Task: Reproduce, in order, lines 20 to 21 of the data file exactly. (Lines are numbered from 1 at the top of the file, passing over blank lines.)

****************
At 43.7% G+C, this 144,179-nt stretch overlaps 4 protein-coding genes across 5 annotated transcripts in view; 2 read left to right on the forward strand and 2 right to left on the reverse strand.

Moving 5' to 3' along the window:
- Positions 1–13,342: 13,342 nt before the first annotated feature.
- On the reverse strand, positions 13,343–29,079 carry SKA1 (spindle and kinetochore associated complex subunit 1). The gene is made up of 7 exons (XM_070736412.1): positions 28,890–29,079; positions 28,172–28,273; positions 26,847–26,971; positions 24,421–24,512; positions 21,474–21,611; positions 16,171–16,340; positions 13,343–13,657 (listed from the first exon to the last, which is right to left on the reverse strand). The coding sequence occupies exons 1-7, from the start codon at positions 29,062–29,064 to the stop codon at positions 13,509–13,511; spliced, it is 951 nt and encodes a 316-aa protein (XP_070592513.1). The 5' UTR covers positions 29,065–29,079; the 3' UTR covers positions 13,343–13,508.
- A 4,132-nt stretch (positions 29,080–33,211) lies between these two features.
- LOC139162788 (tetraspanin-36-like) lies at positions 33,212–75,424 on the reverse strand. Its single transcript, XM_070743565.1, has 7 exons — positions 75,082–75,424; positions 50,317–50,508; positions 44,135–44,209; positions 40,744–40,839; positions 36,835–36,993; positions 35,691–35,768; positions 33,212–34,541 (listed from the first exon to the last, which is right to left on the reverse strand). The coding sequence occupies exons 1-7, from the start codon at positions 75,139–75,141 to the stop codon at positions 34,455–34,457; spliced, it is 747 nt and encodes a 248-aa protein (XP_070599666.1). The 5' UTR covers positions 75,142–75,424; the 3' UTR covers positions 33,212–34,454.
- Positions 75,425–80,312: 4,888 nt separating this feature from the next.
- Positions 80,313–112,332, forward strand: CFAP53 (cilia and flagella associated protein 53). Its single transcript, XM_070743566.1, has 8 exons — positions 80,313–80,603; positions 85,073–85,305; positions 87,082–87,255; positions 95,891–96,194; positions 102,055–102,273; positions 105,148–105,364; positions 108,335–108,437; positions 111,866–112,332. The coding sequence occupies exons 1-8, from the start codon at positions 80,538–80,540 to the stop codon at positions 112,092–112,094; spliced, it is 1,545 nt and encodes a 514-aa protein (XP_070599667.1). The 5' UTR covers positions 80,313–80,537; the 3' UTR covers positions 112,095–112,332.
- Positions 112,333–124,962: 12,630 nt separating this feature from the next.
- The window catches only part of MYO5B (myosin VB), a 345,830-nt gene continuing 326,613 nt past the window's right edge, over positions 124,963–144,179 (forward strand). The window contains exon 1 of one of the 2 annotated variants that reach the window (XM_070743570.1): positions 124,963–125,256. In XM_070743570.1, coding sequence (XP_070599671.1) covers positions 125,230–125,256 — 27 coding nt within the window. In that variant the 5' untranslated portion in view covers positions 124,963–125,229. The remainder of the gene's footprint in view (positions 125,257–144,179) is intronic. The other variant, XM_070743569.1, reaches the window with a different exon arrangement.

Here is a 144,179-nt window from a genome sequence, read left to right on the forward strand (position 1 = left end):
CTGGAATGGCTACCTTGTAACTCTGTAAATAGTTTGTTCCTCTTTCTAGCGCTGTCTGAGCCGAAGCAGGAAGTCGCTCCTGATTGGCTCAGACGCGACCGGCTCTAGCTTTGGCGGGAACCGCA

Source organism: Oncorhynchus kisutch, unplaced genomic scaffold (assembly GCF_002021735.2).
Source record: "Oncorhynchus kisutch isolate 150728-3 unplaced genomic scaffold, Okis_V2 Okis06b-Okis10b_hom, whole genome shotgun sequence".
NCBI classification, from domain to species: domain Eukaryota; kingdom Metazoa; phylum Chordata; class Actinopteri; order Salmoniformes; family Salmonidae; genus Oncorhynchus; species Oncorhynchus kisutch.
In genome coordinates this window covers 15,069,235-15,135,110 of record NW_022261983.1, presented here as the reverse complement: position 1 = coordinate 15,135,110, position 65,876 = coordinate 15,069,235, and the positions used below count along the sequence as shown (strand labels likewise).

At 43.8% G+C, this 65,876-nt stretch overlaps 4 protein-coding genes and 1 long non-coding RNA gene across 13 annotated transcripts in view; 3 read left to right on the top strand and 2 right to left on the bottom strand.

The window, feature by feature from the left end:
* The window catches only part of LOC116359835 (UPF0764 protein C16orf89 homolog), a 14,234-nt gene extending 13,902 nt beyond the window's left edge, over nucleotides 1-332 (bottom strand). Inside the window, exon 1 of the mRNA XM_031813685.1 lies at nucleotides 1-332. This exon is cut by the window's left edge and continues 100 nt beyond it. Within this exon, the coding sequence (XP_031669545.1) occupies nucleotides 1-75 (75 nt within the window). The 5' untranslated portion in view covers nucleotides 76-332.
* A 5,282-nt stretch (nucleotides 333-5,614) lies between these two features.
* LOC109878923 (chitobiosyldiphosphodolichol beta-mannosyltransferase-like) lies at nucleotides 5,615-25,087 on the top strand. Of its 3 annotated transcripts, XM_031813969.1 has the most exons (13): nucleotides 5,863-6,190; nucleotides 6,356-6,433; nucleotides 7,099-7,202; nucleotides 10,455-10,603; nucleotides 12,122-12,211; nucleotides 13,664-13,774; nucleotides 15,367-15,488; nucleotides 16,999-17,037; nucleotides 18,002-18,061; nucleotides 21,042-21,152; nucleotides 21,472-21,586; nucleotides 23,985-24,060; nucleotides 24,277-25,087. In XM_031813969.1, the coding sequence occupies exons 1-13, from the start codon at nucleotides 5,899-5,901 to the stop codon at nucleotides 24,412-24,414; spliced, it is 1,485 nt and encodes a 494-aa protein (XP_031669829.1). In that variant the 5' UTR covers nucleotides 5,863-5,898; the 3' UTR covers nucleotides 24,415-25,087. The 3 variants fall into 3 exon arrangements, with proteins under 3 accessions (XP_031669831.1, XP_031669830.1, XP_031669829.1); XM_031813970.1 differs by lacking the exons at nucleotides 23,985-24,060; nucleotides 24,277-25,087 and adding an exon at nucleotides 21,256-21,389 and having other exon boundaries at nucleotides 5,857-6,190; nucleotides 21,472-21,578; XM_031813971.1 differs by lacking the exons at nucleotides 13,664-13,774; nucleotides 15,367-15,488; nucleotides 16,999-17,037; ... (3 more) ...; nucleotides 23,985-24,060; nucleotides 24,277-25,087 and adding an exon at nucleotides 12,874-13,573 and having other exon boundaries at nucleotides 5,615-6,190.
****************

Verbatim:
* A 5,282-nt stretch (nucleotides 333-5,614) lies between these two features.
* LOC109878923 (chitobiosyldiphosphodolichol beta-mannosyltransferase-like) lies at nucleotides 5,615-25,087 on the top strand. Of its 3 annotated transcripts, XM_031813969.1 has the most exons (13): nucleotides 5,863-6,190; nucleotides 6,356-6,433; nucleotides 7,099-7,202; nucleotides 10,455-10,603; nucleotides 12,122-12,211; nucleotides 13,664-13,774; nucleotides 15,367-15,488; nucleotides 16,999-17,037; nucleotides 18,002-18,061; nucleotides 21,042-21,152; nucleotides 21,472-21,586; nucleotides 23,985-24,060; nucleotides 24,277-25,087. In XM_031813969.1, the coding sequence occupies exons 1-13, from the start codon at nucleotides 5,899-5,901 to the stop codon at nucleotides 24,412-24,414; spliced, it is 1,485 nt and encodes a 494-aa protein (XP_031669829.1). In that variant the 5' UTR covers nucleotides 5,863-5,898; the 3' UTR covers nucleotides 24,415-25,087. The 3 variants fall into 3 exon arrangements, with proteins under 3 accessions (XP_031669831.1, XP_031669830.1, XP_031669829.1); XM_031813970.1 differs by lacking the exons at nucleotides 23,985-24,060; nucleotides 24,277-25,087 and adding an exon at nucleotides 21,256-21,389 and having other exon boundaries at nucleotides 5,857-6,190; nucleotides 21,472-21,578; XM_031813971.1 differs by lacking the exons at nucleotides 13,664-13,774; nucleotides 15,367-15,488; nucleotides 16,999-17,037; ... (3 more) ...; nucleotides 23,985-24,060; nucleotides 24,277-25,087 and adding an exon at nucleotides 12,874-13,573 and having other exon boundaries at nucleotides 5,615-6,190.